I’m an introvert. It took me many, many years to figure that out, and when I did, it was like the missing piece of a puzzle sank into place. I felt whole and right, knowing why I felt certain ways about certain situations.
When I began to describe myself as an introvert, I realized that there are a lot of misconceptions about introverts out there. People think we’re strange or weird; I mean, who doesn’t go out on Friday nights when you’re 21?!
What?! You’d rather read a book than go out with us?!
So I took to social media and lessened my outside interaction in person. That was a great move for me, since I had primarily extroverts as friends and keeping up with them felt impossible.
I don’t know about you, but social media is my JAM. I can spend hours a day interacting on that when I wouldn’t be able to last 30 minutes in the club with my girls, or even at a house party with some coworkers. There are no face-to-face expectations, like wearing jeans (ugh – where are my stretchy-pant ladies?!) or doing your hair… because ain’t nobody got time for that when you’re trying to whip out excellent content for your next blog post at 5am.
Even though I love social media now, I didn’t always love it. Let me go over some of the reasons it didn’t resonate with me immediately and provide you with some social media tips for introverts.
I didn’t know my limits.
I attempted to do everything for everyone all at once. I got so excited and overeager to be online and have “friends” and do big things that I thought I could win over the world in one day. Know your limits; don’t take bites that are far too big for your mouth. Because I wasn’t paying attention to my limits, I wasn’t able to complete my morning routine, have normal excursions out of the house, etc.
I friended everyone.
Yep. Even people I didn’t really like. I thought that’s what you did on social media – right? You just friend everybody, no matter how you feel about them? Wrong. My social media accounts became places of stress and high levels of anxiety because there were feeds from people I didn’t like and people who didn’t like me popping up everywhere and that wasn’t a healthy environment. Your Facebook, Twitter, Instagram, etc, should be a place of fun and productivity. Don’t friend people you don’t like, or who can’t benefit you in some way.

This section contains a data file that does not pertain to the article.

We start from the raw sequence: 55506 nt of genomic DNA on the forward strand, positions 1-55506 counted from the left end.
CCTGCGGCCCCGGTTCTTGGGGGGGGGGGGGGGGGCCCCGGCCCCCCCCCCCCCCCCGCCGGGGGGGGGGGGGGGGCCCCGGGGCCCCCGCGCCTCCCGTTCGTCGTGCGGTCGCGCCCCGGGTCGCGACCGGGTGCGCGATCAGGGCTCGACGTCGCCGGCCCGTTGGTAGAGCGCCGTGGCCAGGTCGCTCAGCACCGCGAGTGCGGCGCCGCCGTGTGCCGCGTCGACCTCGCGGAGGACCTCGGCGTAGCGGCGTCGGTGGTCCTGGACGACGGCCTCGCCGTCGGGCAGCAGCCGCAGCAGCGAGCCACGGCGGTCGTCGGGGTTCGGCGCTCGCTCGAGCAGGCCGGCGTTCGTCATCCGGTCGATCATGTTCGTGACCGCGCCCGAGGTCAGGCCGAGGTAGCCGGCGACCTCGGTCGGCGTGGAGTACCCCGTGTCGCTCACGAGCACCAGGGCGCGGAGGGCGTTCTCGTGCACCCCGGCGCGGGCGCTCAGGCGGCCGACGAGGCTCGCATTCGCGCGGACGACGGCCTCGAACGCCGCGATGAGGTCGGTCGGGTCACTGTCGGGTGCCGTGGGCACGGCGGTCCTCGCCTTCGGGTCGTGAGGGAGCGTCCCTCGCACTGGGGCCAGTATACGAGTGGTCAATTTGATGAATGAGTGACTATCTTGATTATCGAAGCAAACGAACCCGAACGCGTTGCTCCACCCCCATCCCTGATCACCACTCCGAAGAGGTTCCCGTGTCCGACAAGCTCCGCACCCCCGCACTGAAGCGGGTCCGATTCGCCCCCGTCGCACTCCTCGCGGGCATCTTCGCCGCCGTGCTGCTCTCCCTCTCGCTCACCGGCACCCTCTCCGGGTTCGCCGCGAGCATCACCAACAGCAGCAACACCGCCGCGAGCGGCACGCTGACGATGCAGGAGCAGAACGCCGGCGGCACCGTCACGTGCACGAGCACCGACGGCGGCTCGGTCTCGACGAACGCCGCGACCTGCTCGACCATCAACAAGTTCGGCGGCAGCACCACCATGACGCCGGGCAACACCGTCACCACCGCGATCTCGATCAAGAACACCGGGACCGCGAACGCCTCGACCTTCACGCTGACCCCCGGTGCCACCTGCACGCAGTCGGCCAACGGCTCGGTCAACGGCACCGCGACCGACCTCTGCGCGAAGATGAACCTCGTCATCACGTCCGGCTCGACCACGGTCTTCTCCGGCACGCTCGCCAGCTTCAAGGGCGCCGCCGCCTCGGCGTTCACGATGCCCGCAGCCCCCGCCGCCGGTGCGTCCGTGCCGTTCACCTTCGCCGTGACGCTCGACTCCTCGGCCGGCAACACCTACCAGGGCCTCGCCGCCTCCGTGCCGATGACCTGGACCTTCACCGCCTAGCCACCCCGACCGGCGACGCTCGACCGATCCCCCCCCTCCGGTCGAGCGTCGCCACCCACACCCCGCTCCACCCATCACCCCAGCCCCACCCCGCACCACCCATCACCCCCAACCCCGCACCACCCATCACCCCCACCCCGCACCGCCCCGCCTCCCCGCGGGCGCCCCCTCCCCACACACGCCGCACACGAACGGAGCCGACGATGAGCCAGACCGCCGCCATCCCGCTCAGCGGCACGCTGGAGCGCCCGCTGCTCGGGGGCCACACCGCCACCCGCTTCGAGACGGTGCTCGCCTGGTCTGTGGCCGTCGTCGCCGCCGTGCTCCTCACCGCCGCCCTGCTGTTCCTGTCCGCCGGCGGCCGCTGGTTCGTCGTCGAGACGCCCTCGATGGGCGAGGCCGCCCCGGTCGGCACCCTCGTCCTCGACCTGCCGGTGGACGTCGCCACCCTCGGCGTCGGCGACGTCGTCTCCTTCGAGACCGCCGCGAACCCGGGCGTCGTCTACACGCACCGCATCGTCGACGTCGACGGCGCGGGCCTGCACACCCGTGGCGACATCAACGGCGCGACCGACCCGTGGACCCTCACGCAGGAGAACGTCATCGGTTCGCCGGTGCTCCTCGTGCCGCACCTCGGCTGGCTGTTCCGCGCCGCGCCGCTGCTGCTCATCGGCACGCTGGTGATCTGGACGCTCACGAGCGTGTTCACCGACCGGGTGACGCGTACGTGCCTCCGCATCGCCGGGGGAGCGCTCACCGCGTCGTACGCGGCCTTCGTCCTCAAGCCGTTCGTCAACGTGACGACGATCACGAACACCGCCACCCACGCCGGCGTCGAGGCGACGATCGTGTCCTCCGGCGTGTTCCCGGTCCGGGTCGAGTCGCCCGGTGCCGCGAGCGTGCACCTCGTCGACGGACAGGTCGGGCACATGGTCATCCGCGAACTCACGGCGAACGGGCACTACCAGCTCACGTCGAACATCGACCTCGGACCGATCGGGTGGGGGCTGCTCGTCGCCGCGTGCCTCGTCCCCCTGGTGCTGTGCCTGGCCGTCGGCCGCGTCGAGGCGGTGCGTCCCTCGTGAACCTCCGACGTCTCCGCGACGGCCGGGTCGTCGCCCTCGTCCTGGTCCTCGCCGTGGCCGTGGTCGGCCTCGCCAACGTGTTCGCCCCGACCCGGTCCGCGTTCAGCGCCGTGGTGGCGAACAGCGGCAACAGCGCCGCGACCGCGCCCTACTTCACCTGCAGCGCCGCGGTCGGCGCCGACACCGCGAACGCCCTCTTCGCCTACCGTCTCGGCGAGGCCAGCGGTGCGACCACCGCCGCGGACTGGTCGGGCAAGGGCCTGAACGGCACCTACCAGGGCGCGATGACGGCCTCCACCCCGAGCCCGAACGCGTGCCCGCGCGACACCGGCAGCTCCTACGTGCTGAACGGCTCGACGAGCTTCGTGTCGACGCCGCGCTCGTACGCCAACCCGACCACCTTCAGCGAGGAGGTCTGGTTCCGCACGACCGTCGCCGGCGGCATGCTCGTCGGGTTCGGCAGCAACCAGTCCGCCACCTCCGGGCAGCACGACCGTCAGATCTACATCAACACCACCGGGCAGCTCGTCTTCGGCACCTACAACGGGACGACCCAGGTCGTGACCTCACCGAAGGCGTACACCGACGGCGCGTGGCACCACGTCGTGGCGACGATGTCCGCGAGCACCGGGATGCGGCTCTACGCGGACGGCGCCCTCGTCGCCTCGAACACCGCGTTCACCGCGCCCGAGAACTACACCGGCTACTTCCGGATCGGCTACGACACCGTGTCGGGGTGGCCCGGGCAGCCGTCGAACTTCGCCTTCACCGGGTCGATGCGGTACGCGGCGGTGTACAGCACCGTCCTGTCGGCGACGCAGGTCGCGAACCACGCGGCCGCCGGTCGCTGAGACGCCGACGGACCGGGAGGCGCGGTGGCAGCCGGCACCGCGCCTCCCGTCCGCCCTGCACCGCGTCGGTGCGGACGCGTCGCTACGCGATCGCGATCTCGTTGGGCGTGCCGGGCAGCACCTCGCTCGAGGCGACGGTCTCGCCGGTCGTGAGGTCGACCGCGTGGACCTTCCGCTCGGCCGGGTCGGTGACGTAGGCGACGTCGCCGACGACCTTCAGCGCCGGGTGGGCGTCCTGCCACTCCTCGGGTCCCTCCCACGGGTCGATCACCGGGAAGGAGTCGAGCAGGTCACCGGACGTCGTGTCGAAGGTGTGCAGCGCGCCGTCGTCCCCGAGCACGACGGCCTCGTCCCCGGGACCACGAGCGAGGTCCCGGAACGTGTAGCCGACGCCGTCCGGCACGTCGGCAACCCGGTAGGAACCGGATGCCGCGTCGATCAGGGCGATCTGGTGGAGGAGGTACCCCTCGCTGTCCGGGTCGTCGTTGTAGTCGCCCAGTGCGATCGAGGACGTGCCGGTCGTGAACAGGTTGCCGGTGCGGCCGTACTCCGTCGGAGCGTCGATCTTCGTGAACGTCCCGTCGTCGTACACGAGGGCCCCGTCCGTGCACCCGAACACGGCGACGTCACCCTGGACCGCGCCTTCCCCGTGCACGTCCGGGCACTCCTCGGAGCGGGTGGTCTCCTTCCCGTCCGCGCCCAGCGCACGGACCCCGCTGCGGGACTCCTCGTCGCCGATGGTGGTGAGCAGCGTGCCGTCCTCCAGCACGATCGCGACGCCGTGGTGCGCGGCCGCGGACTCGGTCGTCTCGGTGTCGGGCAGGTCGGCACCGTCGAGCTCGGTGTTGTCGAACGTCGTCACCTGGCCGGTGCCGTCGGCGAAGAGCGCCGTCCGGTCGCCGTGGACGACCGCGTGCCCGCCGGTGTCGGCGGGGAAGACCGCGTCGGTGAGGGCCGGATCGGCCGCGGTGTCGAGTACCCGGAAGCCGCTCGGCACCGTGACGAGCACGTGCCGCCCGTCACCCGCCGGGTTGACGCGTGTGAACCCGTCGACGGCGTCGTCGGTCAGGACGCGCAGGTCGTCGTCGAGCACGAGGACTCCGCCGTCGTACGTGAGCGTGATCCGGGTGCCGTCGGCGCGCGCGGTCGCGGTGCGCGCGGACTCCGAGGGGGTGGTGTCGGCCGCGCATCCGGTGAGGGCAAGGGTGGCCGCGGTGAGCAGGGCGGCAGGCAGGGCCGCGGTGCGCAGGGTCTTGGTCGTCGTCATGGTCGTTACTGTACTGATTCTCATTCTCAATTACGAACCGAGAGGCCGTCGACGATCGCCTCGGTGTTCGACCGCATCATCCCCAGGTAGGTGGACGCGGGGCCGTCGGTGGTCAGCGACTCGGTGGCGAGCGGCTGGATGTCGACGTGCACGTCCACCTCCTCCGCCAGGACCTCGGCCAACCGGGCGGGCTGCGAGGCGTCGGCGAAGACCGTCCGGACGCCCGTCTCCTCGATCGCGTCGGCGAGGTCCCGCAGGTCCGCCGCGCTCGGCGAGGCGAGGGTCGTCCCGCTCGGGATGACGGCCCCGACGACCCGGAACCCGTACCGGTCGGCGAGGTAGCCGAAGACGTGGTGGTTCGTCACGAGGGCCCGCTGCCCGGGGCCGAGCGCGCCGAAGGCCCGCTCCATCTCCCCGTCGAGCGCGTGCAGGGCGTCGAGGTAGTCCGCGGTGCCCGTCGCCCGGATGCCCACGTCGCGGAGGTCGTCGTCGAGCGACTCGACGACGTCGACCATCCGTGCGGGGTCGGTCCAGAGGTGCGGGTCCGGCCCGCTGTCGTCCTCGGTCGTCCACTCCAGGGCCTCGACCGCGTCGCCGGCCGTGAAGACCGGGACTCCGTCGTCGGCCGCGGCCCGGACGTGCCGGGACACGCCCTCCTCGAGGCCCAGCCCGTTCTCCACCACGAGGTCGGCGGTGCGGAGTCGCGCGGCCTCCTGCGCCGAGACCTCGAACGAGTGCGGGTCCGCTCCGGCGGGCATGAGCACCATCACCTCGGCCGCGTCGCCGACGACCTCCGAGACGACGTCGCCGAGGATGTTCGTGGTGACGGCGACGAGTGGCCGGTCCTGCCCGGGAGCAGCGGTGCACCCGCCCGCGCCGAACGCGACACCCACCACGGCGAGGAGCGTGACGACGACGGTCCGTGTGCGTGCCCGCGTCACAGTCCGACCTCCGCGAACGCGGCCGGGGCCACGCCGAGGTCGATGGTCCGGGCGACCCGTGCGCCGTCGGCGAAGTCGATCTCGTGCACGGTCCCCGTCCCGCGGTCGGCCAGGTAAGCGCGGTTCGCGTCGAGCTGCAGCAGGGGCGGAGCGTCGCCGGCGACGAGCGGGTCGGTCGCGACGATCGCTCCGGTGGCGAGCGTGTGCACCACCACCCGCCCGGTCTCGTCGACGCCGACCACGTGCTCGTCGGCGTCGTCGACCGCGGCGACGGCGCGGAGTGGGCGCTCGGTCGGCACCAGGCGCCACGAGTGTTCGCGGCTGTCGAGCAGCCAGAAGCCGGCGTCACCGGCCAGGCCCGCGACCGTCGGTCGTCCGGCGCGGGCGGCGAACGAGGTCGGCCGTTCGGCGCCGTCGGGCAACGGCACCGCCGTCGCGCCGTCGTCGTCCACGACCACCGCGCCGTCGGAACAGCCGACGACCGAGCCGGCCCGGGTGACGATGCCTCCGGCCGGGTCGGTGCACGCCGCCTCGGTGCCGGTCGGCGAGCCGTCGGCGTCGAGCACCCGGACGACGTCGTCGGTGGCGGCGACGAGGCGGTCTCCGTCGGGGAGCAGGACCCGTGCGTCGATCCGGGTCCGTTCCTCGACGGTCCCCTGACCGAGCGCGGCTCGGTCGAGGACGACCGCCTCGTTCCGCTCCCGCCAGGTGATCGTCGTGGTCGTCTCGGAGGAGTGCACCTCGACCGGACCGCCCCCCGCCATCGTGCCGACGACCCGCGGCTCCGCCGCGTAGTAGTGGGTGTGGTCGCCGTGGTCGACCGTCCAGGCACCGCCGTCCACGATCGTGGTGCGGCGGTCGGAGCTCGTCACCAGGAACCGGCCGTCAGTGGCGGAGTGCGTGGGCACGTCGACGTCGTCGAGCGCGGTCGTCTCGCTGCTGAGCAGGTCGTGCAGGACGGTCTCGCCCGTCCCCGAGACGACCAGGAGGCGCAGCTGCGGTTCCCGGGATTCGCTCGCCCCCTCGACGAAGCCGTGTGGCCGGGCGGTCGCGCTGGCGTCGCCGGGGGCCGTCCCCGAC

I had shiny object syndrome.
If there was a new social media network, I jumped on it immediately. I wanted to be in the know all the time and stay up to date on everything. That wasn’t necessarily a bad thing, but it compromised my quality of content. I wasn’t spending enough time on ANY of the networks to make an impact, so I was eventually forced to reduce my accounts to a managable number. I now have Twitter, Instagram, and Pinterest. Facebook didn’t work well for me as a bizbabe, so I don’t use it.
I compared my account to others.
This is probably the hardest thing I had to move past. Every time I would visit a new blog or social media network, I would fall in love with their design and think, why can’t mine look like this? Clearly, I have to hire a designer to whip something up at a $2,000 cost to me in order to be equal to these people. I’d think: “they probably have 5,000 email subscribers. I mean, look at that ridiculously awesome freebie! My poor little ConvertKit account only has 300 subscribers.”
Comparing gets you nowhere except to frustration.com. I recommend producing excellent content 100% of the time on whichever networks work best for you, and I can guarantee that people will start to follow you. They don’t care if your Twitter account accent colors are yellow or pink and purple polka dots. (That’s not possible, btw. Just thought I’d throw it out there that I TRIED.)
In a nutshell, know what you’re capable of doing every single day.
- don’t friend or follow people who stress you out
- don’t sign up for everything just because it’s new and someone else has it
- don’t compare your account to other accounts (they’re probably doing the same thing)
Once I began following these little guidelines, my attitude toward social media changed almost overnight. It suddenly felt like a refreshing place to be. I went through my Facebook and Twitter accounts, removing people I didn’t think encouraged me or that left me feeling dull.
I also blocked people on Instagram whose photos were discouraging or depressing. I started pinning images on Pinterest that made me feel enthusiastic instead of only the images I thought were appropriate. I began to truly enjoy my social media experience.